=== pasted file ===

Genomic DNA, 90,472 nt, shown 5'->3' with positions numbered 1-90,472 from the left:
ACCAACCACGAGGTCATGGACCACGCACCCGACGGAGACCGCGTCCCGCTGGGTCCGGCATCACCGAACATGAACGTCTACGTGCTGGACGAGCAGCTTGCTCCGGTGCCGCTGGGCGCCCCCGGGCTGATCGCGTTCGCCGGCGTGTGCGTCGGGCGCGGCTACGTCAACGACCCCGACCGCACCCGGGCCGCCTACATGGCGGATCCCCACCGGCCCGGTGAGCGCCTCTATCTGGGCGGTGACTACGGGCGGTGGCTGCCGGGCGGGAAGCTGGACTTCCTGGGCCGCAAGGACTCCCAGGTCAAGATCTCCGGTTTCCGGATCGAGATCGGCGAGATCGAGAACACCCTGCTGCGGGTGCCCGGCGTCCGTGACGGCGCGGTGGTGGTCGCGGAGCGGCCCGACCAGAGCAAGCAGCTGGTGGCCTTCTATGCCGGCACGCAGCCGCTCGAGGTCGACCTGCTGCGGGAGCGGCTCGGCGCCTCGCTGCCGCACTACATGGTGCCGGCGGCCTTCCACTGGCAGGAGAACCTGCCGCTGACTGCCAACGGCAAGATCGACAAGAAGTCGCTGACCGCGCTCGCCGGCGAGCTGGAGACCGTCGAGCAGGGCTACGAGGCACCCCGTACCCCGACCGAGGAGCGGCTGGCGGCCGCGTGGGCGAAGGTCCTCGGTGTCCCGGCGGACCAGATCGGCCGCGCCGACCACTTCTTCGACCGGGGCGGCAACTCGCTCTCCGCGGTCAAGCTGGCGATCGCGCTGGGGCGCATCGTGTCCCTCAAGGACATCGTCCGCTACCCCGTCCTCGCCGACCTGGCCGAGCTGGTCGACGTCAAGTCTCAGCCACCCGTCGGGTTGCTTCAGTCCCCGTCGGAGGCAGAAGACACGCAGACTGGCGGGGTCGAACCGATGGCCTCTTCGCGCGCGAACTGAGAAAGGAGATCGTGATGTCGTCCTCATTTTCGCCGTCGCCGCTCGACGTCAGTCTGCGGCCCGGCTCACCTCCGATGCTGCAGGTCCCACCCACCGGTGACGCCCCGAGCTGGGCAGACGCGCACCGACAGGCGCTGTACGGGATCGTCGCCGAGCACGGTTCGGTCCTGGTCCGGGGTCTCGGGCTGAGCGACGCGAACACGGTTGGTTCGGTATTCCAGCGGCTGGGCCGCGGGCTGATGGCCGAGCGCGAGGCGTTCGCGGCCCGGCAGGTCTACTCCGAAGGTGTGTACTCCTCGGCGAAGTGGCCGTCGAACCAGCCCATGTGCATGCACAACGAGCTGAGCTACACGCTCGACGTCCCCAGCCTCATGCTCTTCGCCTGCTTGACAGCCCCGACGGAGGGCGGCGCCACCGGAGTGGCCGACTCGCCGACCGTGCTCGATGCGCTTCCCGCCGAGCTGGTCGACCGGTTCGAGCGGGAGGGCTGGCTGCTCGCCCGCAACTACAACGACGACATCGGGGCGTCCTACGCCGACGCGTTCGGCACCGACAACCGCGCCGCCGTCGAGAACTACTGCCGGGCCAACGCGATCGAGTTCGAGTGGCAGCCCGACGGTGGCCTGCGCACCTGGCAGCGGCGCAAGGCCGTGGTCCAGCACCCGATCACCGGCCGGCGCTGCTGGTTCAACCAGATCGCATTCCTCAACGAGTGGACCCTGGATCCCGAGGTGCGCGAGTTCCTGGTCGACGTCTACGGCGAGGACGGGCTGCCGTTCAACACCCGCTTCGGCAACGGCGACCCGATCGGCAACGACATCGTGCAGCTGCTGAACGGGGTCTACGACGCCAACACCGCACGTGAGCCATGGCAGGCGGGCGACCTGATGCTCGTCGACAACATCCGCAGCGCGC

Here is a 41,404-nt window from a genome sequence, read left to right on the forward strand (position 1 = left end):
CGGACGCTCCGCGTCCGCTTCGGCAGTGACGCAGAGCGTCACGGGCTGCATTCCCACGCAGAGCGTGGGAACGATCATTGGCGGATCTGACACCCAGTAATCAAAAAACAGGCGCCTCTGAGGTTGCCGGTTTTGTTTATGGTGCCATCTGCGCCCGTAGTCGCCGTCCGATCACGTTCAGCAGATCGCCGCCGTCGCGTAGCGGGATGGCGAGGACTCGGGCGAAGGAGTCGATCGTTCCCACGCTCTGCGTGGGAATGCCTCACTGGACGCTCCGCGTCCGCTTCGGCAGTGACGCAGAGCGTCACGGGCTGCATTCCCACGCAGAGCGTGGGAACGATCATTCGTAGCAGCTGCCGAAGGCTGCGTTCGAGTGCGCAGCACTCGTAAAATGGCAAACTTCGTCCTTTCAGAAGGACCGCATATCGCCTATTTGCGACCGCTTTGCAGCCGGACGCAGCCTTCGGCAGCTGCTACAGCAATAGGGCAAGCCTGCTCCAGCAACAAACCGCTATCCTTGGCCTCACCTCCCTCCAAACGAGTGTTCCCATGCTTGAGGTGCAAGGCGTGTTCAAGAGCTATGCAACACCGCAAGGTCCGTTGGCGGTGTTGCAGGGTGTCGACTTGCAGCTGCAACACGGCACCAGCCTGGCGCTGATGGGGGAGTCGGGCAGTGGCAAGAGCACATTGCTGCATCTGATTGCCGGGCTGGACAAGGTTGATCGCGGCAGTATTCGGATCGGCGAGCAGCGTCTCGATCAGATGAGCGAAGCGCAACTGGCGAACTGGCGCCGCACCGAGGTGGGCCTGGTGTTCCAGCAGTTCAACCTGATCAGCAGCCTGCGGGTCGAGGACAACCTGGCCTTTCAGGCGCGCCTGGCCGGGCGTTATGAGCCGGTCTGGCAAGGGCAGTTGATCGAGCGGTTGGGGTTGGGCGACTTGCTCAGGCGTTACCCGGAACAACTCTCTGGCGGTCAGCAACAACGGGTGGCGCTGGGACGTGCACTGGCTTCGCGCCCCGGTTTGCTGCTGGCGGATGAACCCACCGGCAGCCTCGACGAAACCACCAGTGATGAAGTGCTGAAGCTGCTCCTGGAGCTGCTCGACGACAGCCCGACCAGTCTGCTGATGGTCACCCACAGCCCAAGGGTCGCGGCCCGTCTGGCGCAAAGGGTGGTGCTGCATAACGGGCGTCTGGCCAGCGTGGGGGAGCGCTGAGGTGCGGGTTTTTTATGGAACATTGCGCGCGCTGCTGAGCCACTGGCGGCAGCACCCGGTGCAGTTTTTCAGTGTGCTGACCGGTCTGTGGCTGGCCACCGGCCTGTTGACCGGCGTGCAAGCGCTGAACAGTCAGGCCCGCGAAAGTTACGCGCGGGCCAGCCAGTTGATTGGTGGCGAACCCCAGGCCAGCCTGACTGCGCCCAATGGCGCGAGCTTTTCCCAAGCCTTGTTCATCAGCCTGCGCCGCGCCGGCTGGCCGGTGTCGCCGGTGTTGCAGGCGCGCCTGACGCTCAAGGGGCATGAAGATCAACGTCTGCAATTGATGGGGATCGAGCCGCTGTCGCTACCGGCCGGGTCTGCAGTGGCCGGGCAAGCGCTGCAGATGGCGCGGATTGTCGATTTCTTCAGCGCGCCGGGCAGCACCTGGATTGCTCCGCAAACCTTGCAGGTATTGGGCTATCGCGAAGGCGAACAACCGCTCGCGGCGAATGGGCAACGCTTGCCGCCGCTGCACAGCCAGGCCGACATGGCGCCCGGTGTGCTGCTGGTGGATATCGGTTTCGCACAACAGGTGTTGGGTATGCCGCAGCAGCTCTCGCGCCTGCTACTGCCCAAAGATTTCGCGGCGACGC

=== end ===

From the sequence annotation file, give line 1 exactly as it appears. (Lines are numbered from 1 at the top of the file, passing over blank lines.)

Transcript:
Genomic DNA, 90,472 nt, shown 5'->3' with positions numbered 1-90,472 from the left: